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Tears Of A Goblin King

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Disclaimer: I don't own 'em, I just want to give them a happy ending
Rating: PG-13
Timeline: Begins after the movie ends and progress to 10 years later.

Tears Of A Goblin King

Prologue - A Legend Is Born


Silence so deep only my soul can hear
Says now the past is what I fear
The future isn’t what it used to be
Only today is all that’s promised me

Flow on, river of time
Wash away the pain and heal my mind

~River Of Time ~ Naomi Judd~

In the beginning God created Heaven and Earth
and all the places in between. All creatures lived in the Aboveground. It was the time of the trial, the great test, before the darkness descended to engulf all. Those who possessed magic and those who didn’t worked side by side and lived as neighbors. Though humans had little control over their environment and disease could swoop down on the population of man and kill hundreds in a matter of weeks, beliefs ran strong, and magic was held in awe. Those who were said to possess it were respected and welcomed everywhere they went.

Humankind depended on beings, of the ‘Other’, to cure and restore them, and to give them hope when it appeared that all was lost. The troll who lived beneath your hill might be frightening and create havoc in the night, but it kept evil from entering your lands, so food was left as an offering for him. The faeries that were occasionally seen in the early mornings, flittering among the blossoms, were a sign of good crops in the coming autumn, so their flowers were kept weeded and watered even in the dry season. If anyone got close enough to be bitten by one, it was looked upon as a blessing despite the pain. The most revered of these people were the Fae. They were often mistaken for humans. The only clues that they might not be, were their exceptional beauty and grace.

Most Fae believed they’d lost the capacity to love. It was this mistaken belief that would spell disaster for the Underground and heart ache to three generations of Goblin Kings. At that time, most believed that they were beyond human emotions and looked down on the slight yearnings that passed for passion among the Earthly folk. What wasn’t realized was that, in the beginning of time, the great Creator understood each of his creatures, including the Fae. He knew that Fae were beings of indulgence and pleasure and if left to themselves would not seek out a life-long mate, so he crafted one made from their souls, another half, one for another, a soulmate.

Over the centuries in the Aboveground, most Fae were lucky enough to find the missing part to their souls. Usually they were of their own kind, but sometimes they were not; on occasion they were human, or Elvish. Though marriages into the world of man didn’t happen often, when it did both beings were the better for it. The Fae partner discovered a deep well of love that he believed long forgotten in his race and the human found passion greater than anything any human had ever discovered. It was a union that was truly blessed, one that would last forever, sealed by a burning love and passion that none could undo. Unfortunately, the only ones who understood that concept were the participants in this type of match.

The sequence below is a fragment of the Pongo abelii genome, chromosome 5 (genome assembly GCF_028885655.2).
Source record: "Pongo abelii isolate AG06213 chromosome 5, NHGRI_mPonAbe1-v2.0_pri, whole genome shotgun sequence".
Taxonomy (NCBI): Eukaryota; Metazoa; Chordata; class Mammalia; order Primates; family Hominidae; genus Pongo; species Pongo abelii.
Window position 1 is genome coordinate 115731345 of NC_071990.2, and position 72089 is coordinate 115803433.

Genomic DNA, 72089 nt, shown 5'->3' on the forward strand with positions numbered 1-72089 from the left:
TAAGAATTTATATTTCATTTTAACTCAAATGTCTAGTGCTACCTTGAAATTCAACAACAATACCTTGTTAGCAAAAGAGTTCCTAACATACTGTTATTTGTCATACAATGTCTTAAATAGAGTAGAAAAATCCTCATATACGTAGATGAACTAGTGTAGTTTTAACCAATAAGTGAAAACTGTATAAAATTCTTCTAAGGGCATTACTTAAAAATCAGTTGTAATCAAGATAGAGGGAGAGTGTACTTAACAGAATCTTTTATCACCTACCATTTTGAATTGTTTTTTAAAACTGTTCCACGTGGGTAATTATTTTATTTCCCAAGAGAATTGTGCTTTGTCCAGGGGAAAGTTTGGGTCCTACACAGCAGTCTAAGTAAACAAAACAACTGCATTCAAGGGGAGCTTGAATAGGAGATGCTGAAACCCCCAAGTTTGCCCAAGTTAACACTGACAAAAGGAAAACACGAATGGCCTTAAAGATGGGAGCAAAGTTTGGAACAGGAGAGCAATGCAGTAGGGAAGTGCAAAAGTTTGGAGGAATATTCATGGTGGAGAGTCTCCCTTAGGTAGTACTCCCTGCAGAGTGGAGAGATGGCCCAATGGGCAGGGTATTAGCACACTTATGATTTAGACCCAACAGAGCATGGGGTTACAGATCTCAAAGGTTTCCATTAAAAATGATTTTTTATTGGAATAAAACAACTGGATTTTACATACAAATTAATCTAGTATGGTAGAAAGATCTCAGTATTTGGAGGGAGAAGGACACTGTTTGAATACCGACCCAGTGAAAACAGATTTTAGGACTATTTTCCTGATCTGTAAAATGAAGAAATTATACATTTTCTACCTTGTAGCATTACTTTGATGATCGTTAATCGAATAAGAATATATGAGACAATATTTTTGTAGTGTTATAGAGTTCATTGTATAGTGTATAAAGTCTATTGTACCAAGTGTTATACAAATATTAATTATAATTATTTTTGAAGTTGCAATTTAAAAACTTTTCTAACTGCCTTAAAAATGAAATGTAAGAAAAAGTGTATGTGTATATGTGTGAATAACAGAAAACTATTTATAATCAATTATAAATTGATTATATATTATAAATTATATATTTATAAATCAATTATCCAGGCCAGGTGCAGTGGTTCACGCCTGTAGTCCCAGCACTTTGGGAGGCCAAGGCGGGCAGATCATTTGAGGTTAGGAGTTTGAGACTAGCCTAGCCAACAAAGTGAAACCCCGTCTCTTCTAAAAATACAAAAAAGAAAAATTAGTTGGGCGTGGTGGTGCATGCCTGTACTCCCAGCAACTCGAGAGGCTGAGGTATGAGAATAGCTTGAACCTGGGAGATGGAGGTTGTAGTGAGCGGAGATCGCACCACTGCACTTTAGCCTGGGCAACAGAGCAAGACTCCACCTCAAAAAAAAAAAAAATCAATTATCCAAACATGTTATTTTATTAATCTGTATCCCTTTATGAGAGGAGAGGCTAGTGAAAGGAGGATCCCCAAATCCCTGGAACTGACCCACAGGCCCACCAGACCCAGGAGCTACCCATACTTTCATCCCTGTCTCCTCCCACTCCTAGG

The Halfling offspring from these joinings usually had no special powers, but in their souls was a strong belief in forces that could not be seen or explained. These children of the power were destined to provide the Aboveworld with ideas and dreams that would live on to the end of time. In the long years ahead, they would produce children who would occasionally be great inventors, philosophers, and writers.

As with all good things, the peace between men and magic came to an end. Trust began to disappear and darkness crept across the face of the world as mankind realized the powers it lacked and understood they would be forever out of its reach. Greed, jealousy and lust for control grew with each new generation until they were driving forces in humans. Instead of embracing what was different, humans feared it and began to push out those beings that could have helped them the most.

Luckily, Oberon, a powerful seer among his people, had a vision of the death and destruction that was to come. He went in search of a place where the folk of magic could live free of doubt and superstition. His travels took him to the Underground, a wild land unknown to the children of humankind. There he tamed its magic, then sent messages to each troll, faery, Fae, goblin, elf, and dwarf. Most had felt the subtle changes in the air, and were wise enough to follow Oberon. Those who did not died, as witch hunts and inquisitions ravaged beings who had once been honored.

In his anger at Man, Oberon declared that no one who did not possess magic would be allowed through the portal into his new world. Since some of the Fae left Halfling children behind, the door between the two worlds was left in place. It was necessary to assure the safety of the mixed children in case they should develop powers as they matured.